View Full Version : If you want a miniature muzzle loading cannon

January 25, 2012, 01:55 PM
Better get it now, a mishandled one caused a small boys death in Utah, read it here.


One person calls for trigger locks for cannon...how exactly would that work?

Doc Hoy
January 25, 2012, 04:54 PM
I know ZPS about this situation but I still wonder that the dad did not exercise more control.

The article misses the point (as one might expect) which should have less to do with the cannon's status as a fire arm (and therefore subject to some kind of regulation) and more to do with the engagement of common sense in anything that is potentially dangerous.

Much more to say on this one and my comments would only be filtered by my distaste for our anti-American news media.

January 25, 2012, 06:14 PM
Hmmm, a trigger lock on something that has no trigger. :D

January 25, 2012, 06:21 PM
And that person that talked about trigger locks will VOTE in November:eek:

January 25, 2012, 07:45 PM
Scary isn't it? I mean that they will vote. I'm keeping silent on this - my thoughts parallel Doc's and I'd just be accused of being "politically incorrect" . . .

As a former artilleryman and "cannon shooter" though . . everything from miniatures to full size Civil War cannons and seige mortors . . . I will always say that "safety is everything" but "common sense" is even more important . . . but you can't make someone have common sense . . . I'll just use Congress as an example and then I'll shut up . . . :rolleyes:

January 25, 2012, 08:20 PM
My brother and I built a carriage for a 75cal barrel that we bought from DGW in the 60's we wer 14 and 15 at the time and built it as a scout project and actually took it on scout trips and fired it. We also had a 69 cal ball mold and used 12ga shot capsules to fire the balls for accuracy. It never accidentally went off and we knew how devastating it could be with a ball as it went through a heavy zinc/steel trash can at 20yds during some test firing. Accidentally went off, just like all the accidents while cleaning loaded pistols!!!!!

January 26, 2012, 01:06 AM
By clicking on the "read more' link at the bottom of the page of the original article, it brings up another ABC news video report that's presented more thoroughly below:


It mentions that replica cannons are not toys and are really just like muzzle loading guns, which is true.
What's not known is who loaded it and what made it fire.
It was probably left on the display where the boy had access to play with it.
Some kids are well trained by his age, and some kids aren't as careful as they should be.
Kids can be negligent.
This death is drawing attention to the fact that the replica cannons are lethal and that the boy was an unsupervised minor.
I can't blame the media for reporting it.
Although the cannon can't have a trigger lock, it could have been kept under lock and key if loaded, or at least the powder could have been kept under lock and key if it wasn't loaded.
And that's probably what led to the boy's death.
Whether it was pre-loaded or not, a loaded weapon shouldn't be left to the devices of a child who isn't 100% trustworthy.
Is it more the boy's fault or the parents?
No charges are being filed because it's being considered as an accident.
But I doubt that the cannon just went off all by itself.
In hindsight the boy shouldn't have been allowed to play with it unsupervised when loaded, which means that it should have been kept under lock and key.
Obviously the parents trusted the boy enough to not keep it locked away, or to not keep the powder locked away.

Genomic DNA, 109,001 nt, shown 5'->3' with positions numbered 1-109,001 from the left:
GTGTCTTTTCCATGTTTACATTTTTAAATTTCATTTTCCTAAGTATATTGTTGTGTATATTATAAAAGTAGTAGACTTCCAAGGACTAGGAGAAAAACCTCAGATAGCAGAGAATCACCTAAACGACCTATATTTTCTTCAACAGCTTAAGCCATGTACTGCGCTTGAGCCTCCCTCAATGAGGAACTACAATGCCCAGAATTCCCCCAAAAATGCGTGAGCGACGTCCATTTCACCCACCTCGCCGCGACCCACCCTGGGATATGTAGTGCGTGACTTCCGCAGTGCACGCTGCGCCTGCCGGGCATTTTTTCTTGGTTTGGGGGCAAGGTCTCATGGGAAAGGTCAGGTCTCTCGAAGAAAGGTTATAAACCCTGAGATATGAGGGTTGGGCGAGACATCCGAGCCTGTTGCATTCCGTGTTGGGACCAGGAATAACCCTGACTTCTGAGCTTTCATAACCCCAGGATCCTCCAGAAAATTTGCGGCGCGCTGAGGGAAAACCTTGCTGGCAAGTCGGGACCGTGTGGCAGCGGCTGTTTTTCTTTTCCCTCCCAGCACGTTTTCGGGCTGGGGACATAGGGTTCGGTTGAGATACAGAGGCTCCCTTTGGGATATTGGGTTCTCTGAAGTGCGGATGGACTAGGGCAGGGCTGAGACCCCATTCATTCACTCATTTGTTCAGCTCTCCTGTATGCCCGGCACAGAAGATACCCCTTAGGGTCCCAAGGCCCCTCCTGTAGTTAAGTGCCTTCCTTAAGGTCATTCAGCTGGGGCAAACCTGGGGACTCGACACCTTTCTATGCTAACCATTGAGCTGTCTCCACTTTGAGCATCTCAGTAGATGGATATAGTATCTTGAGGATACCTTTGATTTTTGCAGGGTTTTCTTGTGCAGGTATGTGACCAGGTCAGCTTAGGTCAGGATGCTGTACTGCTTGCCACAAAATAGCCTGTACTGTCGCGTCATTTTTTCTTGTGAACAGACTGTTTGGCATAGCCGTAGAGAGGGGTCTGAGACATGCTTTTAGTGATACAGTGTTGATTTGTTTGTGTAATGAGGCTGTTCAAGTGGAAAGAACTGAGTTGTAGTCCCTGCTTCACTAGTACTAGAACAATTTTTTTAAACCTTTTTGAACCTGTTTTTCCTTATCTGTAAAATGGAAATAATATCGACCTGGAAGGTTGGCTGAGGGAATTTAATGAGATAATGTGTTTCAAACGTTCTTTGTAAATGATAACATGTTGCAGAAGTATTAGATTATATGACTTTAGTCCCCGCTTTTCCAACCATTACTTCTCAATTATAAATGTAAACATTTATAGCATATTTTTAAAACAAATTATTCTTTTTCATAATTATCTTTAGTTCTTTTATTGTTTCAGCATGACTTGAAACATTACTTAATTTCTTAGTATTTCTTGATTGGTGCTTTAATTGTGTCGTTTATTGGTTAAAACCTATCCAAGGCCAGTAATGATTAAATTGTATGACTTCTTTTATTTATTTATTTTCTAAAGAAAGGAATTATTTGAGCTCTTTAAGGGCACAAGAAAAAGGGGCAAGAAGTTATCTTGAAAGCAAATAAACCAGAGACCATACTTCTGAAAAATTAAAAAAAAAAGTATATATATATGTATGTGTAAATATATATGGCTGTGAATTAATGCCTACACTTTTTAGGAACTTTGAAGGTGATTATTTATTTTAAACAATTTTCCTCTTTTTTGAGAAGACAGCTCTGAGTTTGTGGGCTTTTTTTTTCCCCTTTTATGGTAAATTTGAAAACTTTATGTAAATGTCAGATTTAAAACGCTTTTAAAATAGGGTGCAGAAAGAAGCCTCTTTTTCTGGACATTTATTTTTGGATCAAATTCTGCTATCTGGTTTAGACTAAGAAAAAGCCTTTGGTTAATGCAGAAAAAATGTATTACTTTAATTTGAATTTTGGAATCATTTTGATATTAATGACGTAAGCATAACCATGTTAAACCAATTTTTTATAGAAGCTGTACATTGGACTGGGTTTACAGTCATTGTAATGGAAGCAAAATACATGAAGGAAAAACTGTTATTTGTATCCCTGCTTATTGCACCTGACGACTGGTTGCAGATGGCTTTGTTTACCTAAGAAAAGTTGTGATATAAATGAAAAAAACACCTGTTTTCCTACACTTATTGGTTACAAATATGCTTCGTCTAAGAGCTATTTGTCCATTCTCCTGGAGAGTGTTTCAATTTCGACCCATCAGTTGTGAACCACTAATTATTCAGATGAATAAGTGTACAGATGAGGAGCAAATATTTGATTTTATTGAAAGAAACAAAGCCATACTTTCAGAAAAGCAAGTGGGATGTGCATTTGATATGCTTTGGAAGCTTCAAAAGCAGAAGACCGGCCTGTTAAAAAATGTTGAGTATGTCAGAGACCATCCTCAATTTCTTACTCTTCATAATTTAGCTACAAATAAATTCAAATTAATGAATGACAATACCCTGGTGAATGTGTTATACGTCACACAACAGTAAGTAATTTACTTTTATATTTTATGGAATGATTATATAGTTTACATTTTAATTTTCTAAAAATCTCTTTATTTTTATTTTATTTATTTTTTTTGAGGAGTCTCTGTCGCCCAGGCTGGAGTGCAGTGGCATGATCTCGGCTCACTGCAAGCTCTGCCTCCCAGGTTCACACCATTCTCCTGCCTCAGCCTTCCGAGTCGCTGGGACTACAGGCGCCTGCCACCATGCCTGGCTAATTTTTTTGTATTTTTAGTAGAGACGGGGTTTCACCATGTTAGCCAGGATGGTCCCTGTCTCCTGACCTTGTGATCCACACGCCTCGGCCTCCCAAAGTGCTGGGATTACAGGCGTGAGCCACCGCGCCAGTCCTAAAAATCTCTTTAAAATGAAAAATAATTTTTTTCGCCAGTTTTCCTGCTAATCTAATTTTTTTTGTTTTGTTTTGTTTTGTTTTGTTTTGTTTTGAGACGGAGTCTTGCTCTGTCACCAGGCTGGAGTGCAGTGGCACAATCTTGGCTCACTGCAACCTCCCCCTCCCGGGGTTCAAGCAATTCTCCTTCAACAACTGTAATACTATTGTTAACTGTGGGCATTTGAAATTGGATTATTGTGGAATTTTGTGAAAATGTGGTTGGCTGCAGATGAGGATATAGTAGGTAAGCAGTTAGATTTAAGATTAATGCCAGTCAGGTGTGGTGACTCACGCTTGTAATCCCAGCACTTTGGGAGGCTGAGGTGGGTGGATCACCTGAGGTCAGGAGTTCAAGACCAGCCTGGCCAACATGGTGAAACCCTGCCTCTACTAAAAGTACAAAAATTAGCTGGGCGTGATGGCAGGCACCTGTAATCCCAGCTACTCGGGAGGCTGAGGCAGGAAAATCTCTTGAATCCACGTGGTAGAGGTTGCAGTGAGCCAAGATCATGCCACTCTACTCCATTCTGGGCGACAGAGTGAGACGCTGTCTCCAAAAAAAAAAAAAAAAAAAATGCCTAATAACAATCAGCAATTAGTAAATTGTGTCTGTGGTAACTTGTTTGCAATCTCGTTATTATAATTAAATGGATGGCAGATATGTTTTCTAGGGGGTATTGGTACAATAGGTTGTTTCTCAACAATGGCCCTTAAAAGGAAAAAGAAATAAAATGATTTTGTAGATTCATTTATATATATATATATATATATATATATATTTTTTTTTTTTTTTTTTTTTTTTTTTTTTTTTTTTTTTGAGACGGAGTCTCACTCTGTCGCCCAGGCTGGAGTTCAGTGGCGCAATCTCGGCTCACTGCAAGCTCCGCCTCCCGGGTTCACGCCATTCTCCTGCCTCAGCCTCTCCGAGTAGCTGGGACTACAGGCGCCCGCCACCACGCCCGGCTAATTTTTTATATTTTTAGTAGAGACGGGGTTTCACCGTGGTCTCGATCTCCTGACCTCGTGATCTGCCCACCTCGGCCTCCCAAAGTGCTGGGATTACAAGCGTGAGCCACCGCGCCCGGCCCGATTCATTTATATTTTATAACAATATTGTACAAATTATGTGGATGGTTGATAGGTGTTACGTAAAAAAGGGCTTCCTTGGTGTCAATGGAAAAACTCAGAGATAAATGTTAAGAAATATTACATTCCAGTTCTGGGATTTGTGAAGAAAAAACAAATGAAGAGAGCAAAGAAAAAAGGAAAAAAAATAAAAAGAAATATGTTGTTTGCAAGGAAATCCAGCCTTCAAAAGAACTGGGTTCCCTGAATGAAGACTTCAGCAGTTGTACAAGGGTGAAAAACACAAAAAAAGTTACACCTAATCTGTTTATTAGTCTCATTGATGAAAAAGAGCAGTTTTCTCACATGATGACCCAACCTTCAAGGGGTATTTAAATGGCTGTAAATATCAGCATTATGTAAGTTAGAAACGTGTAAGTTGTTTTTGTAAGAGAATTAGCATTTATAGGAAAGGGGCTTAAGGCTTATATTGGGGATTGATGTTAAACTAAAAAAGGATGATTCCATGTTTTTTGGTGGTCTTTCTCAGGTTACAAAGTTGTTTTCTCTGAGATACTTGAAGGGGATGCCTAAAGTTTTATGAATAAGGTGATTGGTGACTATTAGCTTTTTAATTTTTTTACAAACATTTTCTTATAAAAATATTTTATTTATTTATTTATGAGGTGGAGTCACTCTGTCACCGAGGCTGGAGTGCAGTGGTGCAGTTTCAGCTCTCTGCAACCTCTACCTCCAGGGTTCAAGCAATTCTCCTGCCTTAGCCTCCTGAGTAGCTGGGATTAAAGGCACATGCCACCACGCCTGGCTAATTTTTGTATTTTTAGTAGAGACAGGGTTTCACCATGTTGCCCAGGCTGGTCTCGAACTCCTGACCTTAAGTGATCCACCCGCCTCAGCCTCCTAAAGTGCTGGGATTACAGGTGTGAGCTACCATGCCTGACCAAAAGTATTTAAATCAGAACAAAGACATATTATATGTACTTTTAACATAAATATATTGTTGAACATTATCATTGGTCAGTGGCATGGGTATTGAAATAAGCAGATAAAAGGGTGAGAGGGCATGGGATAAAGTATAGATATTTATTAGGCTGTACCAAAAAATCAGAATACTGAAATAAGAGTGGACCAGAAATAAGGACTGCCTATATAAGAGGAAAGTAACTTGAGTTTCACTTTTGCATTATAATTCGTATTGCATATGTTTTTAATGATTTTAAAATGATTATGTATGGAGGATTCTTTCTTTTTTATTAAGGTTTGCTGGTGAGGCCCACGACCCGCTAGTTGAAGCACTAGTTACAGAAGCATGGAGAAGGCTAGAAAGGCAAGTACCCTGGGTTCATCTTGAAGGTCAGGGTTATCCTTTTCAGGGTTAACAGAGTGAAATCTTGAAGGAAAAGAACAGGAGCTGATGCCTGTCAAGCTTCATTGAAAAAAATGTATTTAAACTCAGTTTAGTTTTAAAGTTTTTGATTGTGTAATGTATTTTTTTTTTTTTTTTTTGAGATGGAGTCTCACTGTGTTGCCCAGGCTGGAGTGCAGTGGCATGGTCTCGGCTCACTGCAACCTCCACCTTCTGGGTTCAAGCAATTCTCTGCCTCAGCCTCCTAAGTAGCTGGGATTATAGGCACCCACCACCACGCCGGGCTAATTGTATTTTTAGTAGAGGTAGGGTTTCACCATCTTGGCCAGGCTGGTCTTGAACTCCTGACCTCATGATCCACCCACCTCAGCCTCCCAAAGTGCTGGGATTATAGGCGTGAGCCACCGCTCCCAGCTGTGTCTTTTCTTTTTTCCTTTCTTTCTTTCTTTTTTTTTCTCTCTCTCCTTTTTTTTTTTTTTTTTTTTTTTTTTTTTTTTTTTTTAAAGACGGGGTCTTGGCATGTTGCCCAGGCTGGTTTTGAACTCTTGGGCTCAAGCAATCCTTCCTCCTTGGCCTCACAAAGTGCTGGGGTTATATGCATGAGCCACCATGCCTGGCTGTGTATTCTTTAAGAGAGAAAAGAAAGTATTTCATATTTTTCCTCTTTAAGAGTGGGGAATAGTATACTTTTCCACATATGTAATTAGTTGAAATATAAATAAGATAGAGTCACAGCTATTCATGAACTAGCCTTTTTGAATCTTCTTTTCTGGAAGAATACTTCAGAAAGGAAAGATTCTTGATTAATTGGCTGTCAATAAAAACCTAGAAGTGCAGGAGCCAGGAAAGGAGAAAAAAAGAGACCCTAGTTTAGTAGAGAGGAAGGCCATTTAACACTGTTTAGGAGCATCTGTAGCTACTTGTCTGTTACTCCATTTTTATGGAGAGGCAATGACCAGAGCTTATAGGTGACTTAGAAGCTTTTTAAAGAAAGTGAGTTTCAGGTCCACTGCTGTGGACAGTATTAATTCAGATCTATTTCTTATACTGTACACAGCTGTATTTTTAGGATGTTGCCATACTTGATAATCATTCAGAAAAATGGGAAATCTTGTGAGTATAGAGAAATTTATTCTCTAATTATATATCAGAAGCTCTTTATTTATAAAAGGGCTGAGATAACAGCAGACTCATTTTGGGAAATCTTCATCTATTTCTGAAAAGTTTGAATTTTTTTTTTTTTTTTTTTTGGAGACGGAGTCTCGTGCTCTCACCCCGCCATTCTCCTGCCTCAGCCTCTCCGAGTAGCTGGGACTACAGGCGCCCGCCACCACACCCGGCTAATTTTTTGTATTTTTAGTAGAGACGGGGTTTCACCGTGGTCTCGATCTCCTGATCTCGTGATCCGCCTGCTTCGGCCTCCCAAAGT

The boy would have been better off illegally smoking cigarettes than playing with that loaded cannon.
But just look at all of the laws that prevent kids from being able to buy cigarettes.
In my state, kids can only hunt while under the direct supervision of an adult hunter.
They're not allowed to just go out on their own and hunt with a loaded gun simply because they do tend to make mistakes.
How to prevent that it is to keep the ammo and/or the gun under lock and key.
Whether that method of lock and key is called a gun lock by mistake or not is only a matter of semantics.

January 26, 2012, 09:07 AM
Not enough info to know for sure what happened. I'm guessing smokeless powder was used. I have a collection of small cannons (.31 cal thru 1.0" cal.) and have fired several for effect only, no projectiles. Using real black powder and normal safety precautions it is a safe undertaking.
Many manufacturers ship replica cannons with the fuse hole undrilled. Many replicas do not have a wedge or screw for adjusting elevation. The absence of those is a sign the item was made for display or noise only, not to shoot a projectile.
This is very sad.

January 27, 2012, 11:56 PM
A very sad situation indeed.

Ideal Tool
January 28, 2012, 01:45 AM
What a tragic story! ....The scary part is ..40 odd years ago..it could have been me!
I had found a 6" tapered nickle plated section of water supply line. Scrounging around in dads junk box, I found a round headed door hing pin, that was a tight press-fit into end of tube. This thing looked neat...with it's taper & rounded 'cascabal"..it was a dead ringer for an 1862 rifled gun.
I poured a charge of my home-grown black powder in, wadding, & dropped a 5/16" ball bearing in & rammed it home. I set up a target in front & ballanced the brl. on a short stump.
I actually got down behind it with a lit match over the primed touch-hole, taking careful aim at target....When a soft voice in my head said it might be a good idea to stand to one side..for the first shot anyways...That was the day my guardian angle must have started earning his overtime!
When the charge went off..there was a very load bang..brl. was blown about 5 feet away..target unscathed...But I started sweating when I held that warm barrel in my hands..that pressed-in "cascabal"...was nowhere to be found! But for the grace of GOD...there go I.